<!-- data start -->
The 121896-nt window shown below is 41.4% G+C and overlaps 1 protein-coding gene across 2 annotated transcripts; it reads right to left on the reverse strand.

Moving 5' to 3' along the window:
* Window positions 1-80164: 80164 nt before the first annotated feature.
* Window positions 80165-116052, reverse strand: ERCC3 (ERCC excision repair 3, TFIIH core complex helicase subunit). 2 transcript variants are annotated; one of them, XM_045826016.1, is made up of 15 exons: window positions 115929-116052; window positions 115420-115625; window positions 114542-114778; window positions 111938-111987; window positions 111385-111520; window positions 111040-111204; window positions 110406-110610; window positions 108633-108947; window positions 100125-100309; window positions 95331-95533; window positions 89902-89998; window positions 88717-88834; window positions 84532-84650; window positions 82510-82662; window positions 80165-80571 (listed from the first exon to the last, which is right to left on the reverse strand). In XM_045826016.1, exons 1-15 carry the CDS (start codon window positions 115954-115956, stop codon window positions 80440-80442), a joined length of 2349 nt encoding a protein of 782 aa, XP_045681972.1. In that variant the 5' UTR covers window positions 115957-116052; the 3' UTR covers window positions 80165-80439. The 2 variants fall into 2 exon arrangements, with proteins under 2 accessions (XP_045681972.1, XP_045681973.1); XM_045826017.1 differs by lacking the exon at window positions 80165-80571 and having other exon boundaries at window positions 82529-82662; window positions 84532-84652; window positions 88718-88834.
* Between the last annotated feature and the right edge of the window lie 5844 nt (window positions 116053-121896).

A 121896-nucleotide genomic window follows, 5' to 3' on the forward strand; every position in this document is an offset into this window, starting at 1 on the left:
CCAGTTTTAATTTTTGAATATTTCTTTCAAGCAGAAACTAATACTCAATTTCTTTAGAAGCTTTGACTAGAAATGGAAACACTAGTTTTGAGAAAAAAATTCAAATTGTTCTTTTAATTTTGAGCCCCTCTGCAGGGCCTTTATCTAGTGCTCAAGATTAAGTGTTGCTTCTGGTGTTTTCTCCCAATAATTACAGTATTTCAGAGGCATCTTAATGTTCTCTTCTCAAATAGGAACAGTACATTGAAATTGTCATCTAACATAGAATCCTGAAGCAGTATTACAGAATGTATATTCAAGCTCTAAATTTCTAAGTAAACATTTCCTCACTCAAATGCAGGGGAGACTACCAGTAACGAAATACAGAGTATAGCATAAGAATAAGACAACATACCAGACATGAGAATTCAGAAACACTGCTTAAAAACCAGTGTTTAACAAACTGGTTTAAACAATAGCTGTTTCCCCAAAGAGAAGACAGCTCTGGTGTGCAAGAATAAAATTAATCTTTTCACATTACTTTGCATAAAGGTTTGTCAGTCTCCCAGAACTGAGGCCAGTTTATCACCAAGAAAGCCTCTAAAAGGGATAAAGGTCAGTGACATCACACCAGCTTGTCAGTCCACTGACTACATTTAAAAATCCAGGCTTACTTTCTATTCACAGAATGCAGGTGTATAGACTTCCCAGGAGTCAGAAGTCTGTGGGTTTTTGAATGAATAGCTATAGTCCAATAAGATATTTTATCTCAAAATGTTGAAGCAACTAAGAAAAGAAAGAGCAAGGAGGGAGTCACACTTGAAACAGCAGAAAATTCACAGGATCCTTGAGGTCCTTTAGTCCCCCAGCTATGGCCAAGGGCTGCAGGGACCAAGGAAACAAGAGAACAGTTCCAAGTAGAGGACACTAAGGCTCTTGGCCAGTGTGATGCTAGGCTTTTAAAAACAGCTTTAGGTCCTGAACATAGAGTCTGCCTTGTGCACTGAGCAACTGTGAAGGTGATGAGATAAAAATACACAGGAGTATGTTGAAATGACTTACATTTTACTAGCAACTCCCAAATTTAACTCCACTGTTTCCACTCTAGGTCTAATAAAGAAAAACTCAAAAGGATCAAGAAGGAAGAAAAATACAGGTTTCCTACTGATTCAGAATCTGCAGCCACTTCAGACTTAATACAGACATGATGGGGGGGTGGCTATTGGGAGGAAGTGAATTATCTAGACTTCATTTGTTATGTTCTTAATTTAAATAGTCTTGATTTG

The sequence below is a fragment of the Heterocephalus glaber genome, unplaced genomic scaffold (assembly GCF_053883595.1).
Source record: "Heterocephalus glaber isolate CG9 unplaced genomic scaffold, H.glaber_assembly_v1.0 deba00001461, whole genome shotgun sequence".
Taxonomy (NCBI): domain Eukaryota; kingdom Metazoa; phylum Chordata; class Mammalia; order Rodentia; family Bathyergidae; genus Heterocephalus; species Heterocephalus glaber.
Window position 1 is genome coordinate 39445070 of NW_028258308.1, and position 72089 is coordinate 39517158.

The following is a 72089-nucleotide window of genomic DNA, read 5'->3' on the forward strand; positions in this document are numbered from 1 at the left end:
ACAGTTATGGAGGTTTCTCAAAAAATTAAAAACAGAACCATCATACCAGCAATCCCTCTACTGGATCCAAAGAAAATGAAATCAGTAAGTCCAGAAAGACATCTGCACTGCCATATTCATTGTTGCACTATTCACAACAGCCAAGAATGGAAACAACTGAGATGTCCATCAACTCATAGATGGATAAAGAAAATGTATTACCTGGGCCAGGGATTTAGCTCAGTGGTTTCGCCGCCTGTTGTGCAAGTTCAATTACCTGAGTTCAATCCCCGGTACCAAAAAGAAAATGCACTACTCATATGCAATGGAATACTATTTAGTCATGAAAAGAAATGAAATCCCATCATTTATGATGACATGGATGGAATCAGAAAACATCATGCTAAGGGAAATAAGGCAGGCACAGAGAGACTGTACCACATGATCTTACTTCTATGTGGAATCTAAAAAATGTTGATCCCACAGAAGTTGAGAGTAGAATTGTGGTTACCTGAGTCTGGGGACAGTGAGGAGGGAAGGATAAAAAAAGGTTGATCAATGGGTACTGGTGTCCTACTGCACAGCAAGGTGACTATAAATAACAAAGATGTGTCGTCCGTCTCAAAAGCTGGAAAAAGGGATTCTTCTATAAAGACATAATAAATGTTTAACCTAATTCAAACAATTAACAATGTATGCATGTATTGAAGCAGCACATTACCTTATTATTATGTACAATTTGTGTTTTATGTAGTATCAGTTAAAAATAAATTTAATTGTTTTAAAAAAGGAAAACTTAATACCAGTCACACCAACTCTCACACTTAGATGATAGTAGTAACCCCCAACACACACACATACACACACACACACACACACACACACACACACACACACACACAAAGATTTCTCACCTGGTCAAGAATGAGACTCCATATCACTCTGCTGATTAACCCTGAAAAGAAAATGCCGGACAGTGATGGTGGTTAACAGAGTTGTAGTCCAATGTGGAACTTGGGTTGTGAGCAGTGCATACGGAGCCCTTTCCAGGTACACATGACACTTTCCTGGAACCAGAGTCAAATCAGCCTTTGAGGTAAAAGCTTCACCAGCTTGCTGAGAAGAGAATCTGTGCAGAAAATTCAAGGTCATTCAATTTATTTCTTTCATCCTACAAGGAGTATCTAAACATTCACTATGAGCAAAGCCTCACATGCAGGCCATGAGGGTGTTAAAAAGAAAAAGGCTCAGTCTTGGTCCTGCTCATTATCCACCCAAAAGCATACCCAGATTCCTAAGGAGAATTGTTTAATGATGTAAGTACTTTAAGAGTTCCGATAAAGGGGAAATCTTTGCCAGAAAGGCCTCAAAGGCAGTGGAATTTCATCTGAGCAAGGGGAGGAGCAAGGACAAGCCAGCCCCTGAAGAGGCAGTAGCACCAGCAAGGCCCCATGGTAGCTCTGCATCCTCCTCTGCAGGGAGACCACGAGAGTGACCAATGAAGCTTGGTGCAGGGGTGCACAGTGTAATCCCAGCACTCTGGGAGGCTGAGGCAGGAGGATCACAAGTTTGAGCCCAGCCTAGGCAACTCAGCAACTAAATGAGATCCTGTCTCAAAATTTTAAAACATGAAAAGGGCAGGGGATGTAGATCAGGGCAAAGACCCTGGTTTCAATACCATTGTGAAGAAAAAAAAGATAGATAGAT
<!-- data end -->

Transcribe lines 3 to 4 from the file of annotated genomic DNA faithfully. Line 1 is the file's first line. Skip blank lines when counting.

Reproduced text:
* Window positions 1-80164: 80164 nt before the first annotated feature.
* Window positions 80165-116052, reverse strand: ERCC3 (ERCC excision repair 3, TFIIH core complex helicase subunit). 2 transcript variants are annotated; one of them, XM_045826016.1, is made up of 15 exons: window positions 115929-116052; window positions 115420-115625; window positions 114542-114778; window positions 111938-111987; window positions 111385-111520; window positions 111040-111204; window positions 110406-110610; window positions 108633-108947; window positions 100125-100309; window positions 95331-95533; window positions 89902-89998; window positions 88717-88834; window positions 84532-84650; window positions 82510-82662; window positions 80165-80571 (listed from the first exon to the last, which is right to left on the reverse strand). In XM_045826016.1, exons 1-15 carry the CDS (start codon window positions 115954-115956, stop codon window positions 80440-80442), a joined length of 2349 nt encoding a protein of 782 aa, XP_045681972.1. In that variant the 5' UTR covers window positions 115957-116052; the 3' UTR covers window positions 80165-80439. The 2 variants fall into 2 exon arrangements, with proteins under 2 accessions (XP_045681972.1, XP_045681973.1); XM_045826017.1 differs by lacking the exon at window positions 80165-80571 and having other exon boundaries at window positions 82529-82662; window positions 84532-84652; window positions 88718-88834.